"Don't wish, don't start. Wishing only wounds the heart..." These words have been in constant thought for a few days, though I'm unsure why. I don't find myself wishing for much... and then I realize what today is, and it starts to make a little more sense. Stephen Schwartz wasn't talking about a spectacularly horrifying event in American history when he wrote those words, but they fit in so easily to so many scenarios.
I don't want to talk about 9/11 so much as the things it has brought us as a nation. I don't want to tell you who first broke the news to me, or what I was wearing, where I was when I watched the second tower fall or what I ate for breakfast as it happened. I remember all of those things... and that day I realized what my mother felt when she learned of President Kennedy's assassination.
I think some of the magnitude of that day is lost on the younger generations. You can't learn from history books what it really meant, what it caused, or what has been forgotten in the wreckage of hindsight. The heartbreak of a nation and the immediate oneness it produced cannot be replicated by Hollywood. Unless you were aware of the still that followed and the pause which held for days and weeks following, you cannot know the ache of the nation.
There has been subsequent finger-pointing since. Who knew what before and intel that was privy to only those highest in rank... hearsay and rumors... secrets and lies... if/then statements of the preventative nature. Eleven years later the fact remains: September 11th happen to America. Thousands of people died for going to work or boarding a plane. Heroes were revealed. Bravery found a new definition. A renewed and deeper respect for public servants was ingrained into those citizens who understood the sacrifice given.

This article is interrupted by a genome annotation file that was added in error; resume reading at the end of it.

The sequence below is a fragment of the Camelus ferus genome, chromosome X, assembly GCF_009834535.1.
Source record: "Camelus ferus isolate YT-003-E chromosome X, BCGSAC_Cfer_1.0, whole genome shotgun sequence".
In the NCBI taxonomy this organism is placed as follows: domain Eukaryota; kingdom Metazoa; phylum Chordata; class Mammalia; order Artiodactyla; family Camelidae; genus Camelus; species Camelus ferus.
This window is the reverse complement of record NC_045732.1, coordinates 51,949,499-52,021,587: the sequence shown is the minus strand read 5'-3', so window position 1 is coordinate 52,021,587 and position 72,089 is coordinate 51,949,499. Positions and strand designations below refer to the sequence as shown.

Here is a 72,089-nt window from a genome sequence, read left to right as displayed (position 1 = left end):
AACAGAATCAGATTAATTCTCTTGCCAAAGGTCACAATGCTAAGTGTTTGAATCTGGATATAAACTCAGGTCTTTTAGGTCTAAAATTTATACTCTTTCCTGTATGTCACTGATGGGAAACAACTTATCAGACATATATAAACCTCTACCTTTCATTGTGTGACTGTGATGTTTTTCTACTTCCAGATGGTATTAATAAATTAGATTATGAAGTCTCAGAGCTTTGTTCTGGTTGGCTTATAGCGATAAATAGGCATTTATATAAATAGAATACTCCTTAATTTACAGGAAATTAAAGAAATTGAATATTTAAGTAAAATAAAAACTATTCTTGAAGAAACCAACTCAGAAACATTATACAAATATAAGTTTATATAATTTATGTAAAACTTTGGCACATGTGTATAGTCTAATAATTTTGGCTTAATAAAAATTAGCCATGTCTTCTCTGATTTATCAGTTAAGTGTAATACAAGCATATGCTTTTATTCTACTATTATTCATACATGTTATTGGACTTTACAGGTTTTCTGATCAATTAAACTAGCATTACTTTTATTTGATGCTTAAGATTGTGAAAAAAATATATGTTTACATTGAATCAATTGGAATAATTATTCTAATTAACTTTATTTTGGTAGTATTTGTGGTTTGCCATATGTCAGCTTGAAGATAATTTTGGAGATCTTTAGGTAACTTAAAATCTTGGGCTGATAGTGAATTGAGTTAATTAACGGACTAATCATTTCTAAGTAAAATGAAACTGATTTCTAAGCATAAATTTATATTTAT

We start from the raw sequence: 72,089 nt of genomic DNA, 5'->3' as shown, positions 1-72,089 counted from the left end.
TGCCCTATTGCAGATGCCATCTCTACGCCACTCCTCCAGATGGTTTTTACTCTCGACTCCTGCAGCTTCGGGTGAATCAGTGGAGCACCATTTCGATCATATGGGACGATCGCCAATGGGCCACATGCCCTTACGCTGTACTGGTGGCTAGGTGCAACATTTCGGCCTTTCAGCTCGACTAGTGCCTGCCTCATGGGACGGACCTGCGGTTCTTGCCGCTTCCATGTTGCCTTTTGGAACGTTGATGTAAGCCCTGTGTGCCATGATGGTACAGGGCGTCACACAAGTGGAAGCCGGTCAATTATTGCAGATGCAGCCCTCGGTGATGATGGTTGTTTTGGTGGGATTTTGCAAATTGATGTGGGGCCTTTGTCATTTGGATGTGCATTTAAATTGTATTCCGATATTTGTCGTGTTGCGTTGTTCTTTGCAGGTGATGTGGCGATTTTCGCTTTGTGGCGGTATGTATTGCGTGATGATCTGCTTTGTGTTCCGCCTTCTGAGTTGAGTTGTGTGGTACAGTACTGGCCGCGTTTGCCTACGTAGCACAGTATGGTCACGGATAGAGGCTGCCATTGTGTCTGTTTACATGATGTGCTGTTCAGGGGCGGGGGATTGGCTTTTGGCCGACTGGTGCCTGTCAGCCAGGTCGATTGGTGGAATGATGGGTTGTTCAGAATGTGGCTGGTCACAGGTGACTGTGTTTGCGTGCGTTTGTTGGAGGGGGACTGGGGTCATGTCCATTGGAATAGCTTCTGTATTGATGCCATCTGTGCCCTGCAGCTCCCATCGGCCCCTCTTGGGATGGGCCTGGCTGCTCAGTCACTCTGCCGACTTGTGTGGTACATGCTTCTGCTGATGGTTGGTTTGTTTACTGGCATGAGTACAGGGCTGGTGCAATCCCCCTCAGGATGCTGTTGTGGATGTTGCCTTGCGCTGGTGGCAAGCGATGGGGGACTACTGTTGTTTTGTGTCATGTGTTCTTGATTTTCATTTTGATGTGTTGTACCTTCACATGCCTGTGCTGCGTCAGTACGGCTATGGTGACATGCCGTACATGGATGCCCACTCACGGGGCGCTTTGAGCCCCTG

And after eleven years it seems such a regression has taken place. Maybe it's because it's an election year and hate is the common currency. Maybe it's that even when people say "I'll never forget", they have. Not the event, not the horror, not the sorrow or the lives lost, but the way it brought us as Americans together, the united feeling we had and the vulnerability it revealed. Maybe it's the difficulty of the years that have followed since 2001: a recession, sub-prime mortgages, another recession, conflict in the Middle East, national debt, the health care crisis, etcetera etcetera etcetera.
Hope is as common as fear, though. And hope - at least I think - is what got us through that day, and the days that followed. And soon enough we were back to living our lives and rebuilding a city that needed hope and help and healing. We learned stories of ordinary people doing extraordinary things. "Let's roll" became synonymous with courage. And we recovered. Though the wound closed, the scar will always be there as it is most evident in the New York skyline and a field in rural Pennsylvania, and at the Pentagon... on the hearts of those left behind and the mental landscape of a nation. Even if it doesn't look like it now, as it didn't then, we are better for it, as we have always been through our short history of suffering and triumph.
Don't wish, don't start. Cities crumble, worlds fall apart. Nothing to do but watch and pray we will make it through.... we always do.